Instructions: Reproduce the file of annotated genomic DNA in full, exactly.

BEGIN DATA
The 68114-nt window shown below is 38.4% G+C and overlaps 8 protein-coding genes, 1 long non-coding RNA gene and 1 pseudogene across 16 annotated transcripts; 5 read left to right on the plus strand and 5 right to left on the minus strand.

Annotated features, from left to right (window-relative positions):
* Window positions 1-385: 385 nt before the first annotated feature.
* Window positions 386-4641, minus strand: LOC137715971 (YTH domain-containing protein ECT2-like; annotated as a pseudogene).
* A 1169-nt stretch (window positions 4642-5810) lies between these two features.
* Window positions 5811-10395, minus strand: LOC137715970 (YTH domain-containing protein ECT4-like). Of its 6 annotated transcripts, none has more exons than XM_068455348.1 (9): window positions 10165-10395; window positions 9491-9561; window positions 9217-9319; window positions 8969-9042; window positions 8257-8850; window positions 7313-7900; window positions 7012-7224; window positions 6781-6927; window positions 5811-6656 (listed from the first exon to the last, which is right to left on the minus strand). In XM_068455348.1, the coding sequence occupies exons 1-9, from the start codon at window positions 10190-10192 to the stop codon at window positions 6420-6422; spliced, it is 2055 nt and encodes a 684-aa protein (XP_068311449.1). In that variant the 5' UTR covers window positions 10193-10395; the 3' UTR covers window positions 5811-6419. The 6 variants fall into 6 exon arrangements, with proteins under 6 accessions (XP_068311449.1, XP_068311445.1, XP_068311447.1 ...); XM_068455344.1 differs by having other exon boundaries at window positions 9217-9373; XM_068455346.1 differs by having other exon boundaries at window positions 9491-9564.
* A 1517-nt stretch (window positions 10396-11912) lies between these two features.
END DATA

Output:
The 68114-nt window shown below is 38.4% G+C and overlaps 8 protein-coding genes, 1 long non-coding RNA gene and 1 pseudogene across 16 annotated transcripts; 5 read left to right on the plus strand and 5 right to left on the minus strand.

Annotated features, from left to right (window-relative positions):
* Window positions 1-385: 385 nt before the first annotated feature.
* Window positions 386-4641, minus strand: LOC137715971 (YTH domain-containing protein ECT2-like; annotated as a pseudogene).
* A 1169-nt stretch (window positions 4642-5810) lies between these two features.
* Window positions 5811-10395, minus strand: LOC137715970 (YTH domain-containing protein ECT4-like). Of its 6 annotated transcripts, none has more exons than XM_068455348.1 (9): window positions 10165-10395; window positions 9491-9561; window positions 9217-9319; window positions 8969-9042; window positions 8257-8850; window positions 7313-7900; window positions 7012-7224; window positions 6781-6927; window positions 5811-6656 (listed from the first exon to the last, which is right to left on the minus strand). In XM_068455348.1, the coding sequence occupies exons 1-9, from the start codon at window positions 10190-10192 to the stop codon at window positions 6420-6422; spliced, it is 2055 nt and encodes a 684-aa protein (XP_068311449.1). In that variant the 5' UTR covers window positions 10193-10395; the 3' UTR covers window positions 5811-6419. The 6 variants fall into 6 exon arrangements, with proteins under 6 accessions (XP_068311449.1, XP_068311445.1, XP_068311447.1 ...); XM_068455344.1 differs by having other exon boundaries at window positions 9217-9373; XM_068455346.1 differs by having other exon boundaries at window positions 9491-9564.
* A 1517-nt stretch (window positions 10396-11912) lies between these two features.